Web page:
November 5, 1984 12:01 AM EST

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Ten years ago, François Truffaut stood in the wings of Avery Fisher Hall at Manhattan’s Lincoln Center, chatting with an admirer while waiting to go onstage to speak at a tribute for Alfred Hitchcock. On cue the lights went down and scenes from Hitchcock films flared onscreen. Stopping himself in, midsentence, Truffaut exclaimed, “Oh! La projection!” and turned, eyes bright, to a peephole that gave access to the magic images. The old lure was irresistible for this French movie master who was, first and forever, a child of the American cinema.

America, in all its promise and excess, has long intoxicated the French. Truffaut’s achievement was to reconcile, with a uniquely canny buoyancy, the polar tugs of these two cultures. Six of the 21 features he directed were based on works by American writers, from Cornell Woolrich (The Bride Wore Black) to Henry James (The Green Room), yet they were unmistakably French in atmosphere and obsessions. In Truffaut’s pantheon of directors, Hitchcock rubbed shoulders with Jean Renoir, and his own films sizzled with the tension between Hitchcock’s manipulative elegance and Renoir’s sharp-eyed humanism. The French title of Day for Night, the 1973 valentine to film making in which Truffaut plays a director, is La Nuit Américaine. So it seems sadly fitting that when he died of cancer last week, he was a patient at the American Hospital of Paris.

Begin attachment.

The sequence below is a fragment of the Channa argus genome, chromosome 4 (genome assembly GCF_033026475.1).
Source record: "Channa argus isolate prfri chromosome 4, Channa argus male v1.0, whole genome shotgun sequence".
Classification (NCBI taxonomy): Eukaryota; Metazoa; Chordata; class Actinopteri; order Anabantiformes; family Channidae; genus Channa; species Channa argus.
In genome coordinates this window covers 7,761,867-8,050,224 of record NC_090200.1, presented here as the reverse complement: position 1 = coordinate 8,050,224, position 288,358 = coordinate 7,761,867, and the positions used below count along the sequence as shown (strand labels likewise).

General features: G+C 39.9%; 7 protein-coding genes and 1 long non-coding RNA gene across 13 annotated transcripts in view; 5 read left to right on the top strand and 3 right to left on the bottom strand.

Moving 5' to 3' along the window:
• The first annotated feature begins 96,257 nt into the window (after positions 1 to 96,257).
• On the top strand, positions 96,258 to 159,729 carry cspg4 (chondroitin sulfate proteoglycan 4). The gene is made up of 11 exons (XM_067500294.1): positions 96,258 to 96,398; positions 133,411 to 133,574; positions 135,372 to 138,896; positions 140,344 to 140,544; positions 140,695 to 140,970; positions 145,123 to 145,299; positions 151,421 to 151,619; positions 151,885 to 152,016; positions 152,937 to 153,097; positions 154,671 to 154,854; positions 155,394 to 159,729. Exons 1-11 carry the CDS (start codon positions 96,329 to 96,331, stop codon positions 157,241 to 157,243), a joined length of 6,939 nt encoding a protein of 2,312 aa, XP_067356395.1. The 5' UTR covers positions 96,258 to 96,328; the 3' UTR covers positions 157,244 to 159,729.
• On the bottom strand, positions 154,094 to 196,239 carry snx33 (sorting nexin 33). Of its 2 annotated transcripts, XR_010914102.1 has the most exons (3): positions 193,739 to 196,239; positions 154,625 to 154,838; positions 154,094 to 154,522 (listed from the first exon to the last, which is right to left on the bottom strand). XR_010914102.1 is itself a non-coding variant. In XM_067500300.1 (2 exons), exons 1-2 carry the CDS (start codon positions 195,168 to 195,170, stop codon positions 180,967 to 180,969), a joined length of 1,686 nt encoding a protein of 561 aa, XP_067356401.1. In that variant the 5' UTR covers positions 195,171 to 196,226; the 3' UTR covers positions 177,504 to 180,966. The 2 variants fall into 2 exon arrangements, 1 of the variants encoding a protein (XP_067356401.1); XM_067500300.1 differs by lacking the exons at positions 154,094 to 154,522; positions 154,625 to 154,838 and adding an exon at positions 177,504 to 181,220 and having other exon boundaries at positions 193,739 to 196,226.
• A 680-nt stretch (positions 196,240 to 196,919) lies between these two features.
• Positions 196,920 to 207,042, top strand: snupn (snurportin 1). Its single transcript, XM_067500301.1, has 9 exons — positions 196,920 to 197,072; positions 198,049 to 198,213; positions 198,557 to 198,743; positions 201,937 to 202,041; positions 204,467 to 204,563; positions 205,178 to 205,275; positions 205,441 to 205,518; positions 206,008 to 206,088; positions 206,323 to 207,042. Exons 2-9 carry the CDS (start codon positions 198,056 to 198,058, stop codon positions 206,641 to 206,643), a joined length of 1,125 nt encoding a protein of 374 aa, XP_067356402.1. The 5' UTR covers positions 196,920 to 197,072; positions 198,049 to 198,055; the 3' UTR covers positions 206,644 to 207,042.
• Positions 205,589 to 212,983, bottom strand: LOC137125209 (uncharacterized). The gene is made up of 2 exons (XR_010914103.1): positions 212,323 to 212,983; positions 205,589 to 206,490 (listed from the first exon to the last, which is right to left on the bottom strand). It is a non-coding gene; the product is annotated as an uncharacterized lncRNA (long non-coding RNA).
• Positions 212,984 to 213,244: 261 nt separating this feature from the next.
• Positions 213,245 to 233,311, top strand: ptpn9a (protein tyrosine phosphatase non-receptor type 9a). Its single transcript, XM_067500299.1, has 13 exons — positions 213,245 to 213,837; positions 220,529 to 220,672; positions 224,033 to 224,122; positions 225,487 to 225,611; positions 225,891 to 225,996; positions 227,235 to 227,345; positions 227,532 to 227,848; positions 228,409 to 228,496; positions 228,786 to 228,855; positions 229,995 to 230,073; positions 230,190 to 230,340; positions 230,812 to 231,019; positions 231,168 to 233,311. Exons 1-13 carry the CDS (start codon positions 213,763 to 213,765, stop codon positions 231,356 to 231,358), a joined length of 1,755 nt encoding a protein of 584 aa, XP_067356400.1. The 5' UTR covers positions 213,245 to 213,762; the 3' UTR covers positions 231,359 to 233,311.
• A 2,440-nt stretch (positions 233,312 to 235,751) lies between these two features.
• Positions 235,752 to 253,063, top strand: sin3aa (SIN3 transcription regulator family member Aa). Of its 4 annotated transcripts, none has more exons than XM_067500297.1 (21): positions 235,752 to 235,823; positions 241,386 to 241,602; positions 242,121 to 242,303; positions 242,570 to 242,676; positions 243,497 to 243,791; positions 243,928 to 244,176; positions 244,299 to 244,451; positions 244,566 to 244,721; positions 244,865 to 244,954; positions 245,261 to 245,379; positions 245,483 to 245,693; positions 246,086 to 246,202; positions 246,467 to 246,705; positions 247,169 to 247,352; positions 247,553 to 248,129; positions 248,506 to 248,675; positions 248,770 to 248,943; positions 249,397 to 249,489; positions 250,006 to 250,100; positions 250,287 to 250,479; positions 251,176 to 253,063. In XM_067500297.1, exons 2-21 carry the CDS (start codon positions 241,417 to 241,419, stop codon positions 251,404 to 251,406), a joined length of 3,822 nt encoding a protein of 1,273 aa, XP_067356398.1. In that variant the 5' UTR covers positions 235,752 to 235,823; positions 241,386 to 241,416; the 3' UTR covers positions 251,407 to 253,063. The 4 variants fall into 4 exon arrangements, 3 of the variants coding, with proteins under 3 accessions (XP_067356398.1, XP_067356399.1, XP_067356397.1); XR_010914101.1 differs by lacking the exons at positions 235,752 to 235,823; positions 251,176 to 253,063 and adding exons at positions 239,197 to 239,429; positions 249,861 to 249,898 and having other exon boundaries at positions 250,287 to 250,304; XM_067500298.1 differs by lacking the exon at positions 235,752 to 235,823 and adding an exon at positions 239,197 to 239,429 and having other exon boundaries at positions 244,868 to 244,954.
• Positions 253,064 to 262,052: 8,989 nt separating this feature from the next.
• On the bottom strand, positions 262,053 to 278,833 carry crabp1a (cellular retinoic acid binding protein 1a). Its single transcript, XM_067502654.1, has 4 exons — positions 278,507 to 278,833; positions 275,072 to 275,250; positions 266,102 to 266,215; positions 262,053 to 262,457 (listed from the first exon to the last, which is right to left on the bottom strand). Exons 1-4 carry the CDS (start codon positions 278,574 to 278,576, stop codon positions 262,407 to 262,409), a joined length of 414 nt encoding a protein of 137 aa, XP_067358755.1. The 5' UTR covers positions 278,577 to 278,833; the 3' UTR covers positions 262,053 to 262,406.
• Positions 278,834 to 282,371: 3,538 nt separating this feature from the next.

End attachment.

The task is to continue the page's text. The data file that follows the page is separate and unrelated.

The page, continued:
The calendar says he was 52 at his death; but the enthusiasm he brought to his life and his work indicates that Truffaut remained in part a perpetual enfant adorable. That life began in rebelliousness. The son of a Paris architect, young François spent time in reform school (an ordeal he memorialized in his first feature, The 400 Blows) and was kicked out of the French army (an incident that begins Stolen Kisses). Luckily for Truffaut, the great film critic André Bazin saw in the layabout a ferocious intelligence begging to be channeled. By his early 20s, Truffaut the critic was trumpeting the cause of auteurs, directors whose point of view and command of visual style entitled them to the respect given novelists and painters. In 1958, at 26, he directed The 400 Blows, brought the new wave of film makers to its crest and became a budding auteur. With fellow New Wavers Jean-Luc Godard and Alain Resnais, Truffaut yanked film into the modernist age. No longer would the screen serve merely as a window through which the spectator sees “real people.” Now it could show anything, in any and all fashions. Time could be stretched or collapsed, as in Jules et Jim; the narrative could be interrupted for capricious movie references, as in Shoot the Piano Player; the film could jettison the neat happy ending for a character frozen in indecision, as in The 400 Blows. With these first three features, Truffaut helped provide a new grammar for the international cinema vocabulary.

If Truffaut were only the sum of his formal innovations, he would soon have become a footnote to film history. Not so. There were real people in his films, people driven to emotional extremes by something more compelling than a genre convention. The Two English Girls fatally in love with the same Frenchman, the young woman who turns unrequited passion into suicidal ecstasy in The Story of Adele H., the scientist afflicted with a sort of Peter Pan satyriasis in The Man Who Loved Women—all were captured under the glass of Truffaut’s sympathetic scrutiny. Children, though, seemed closest to the heart of this gentle genius. In Small Change, a three-year-old topples out of a high window and survives, in a gift of life bestowed by Truffaut, the man who could work movie miracles. “Kids are in a state of grace,” he said in 1976. So, for 52 years, was he. The evidence is on the screen.

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